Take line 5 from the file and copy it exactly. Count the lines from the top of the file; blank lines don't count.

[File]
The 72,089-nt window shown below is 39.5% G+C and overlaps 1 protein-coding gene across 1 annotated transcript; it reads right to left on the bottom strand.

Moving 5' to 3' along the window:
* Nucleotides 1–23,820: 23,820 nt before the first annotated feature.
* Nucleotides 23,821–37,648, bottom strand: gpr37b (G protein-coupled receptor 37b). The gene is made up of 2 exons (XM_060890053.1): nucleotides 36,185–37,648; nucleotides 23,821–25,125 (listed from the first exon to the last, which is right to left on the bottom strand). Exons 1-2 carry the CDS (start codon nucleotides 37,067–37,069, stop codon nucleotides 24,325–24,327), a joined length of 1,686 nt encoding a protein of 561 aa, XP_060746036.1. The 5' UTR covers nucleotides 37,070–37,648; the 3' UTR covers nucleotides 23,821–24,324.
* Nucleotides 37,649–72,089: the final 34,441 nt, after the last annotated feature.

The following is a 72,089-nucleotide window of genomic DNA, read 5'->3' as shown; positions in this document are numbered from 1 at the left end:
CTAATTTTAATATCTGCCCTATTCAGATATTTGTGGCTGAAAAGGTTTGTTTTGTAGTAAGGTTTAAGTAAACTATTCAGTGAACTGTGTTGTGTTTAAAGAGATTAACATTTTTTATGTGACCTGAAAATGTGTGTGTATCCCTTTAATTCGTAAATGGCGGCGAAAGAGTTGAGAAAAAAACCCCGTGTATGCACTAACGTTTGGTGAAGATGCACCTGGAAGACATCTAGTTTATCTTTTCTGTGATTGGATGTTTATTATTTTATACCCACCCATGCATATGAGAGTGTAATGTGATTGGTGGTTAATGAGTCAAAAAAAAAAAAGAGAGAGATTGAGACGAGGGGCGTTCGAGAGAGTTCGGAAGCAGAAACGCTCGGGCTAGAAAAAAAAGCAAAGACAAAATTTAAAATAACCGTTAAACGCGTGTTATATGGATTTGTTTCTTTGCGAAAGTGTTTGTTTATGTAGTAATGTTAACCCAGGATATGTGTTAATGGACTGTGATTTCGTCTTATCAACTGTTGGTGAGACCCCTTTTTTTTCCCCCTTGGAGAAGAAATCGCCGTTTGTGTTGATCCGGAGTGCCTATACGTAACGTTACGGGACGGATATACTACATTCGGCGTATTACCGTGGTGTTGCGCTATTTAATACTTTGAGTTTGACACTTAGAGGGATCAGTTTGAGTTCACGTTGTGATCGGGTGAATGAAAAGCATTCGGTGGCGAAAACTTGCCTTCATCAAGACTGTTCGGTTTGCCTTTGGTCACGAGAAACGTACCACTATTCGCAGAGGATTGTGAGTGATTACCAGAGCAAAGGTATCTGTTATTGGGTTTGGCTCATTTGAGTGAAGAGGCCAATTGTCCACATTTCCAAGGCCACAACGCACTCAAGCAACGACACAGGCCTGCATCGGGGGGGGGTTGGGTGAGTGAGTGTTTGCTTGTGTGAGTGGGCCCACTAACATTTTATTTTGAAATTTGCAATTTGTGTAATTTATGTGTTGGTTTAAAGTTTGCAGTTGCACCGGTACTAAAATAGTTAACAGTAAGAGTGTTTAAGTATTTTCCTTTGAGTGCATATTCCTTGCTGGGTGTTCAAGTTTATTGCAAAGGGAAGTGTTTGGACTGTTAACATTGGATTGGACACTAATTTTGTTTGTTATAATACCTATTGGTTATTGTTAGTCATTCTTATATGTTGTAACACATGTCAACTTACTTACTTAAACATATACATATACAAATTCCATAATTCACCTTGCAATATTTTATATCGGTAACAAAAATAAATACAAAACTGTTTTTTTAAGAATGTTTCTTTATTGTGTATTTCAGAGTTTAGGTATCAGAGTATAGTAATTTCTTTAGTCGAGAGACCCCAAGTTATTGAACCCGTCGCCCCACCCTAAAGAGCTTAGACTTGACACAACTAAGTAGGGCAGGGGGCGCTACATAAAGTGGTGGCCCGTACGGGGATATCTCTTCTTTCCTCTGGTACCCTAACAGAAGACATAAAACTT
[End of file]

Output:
* Nucleotides 37,649–72,089: the final 34,441 nt, after the last annotated feature.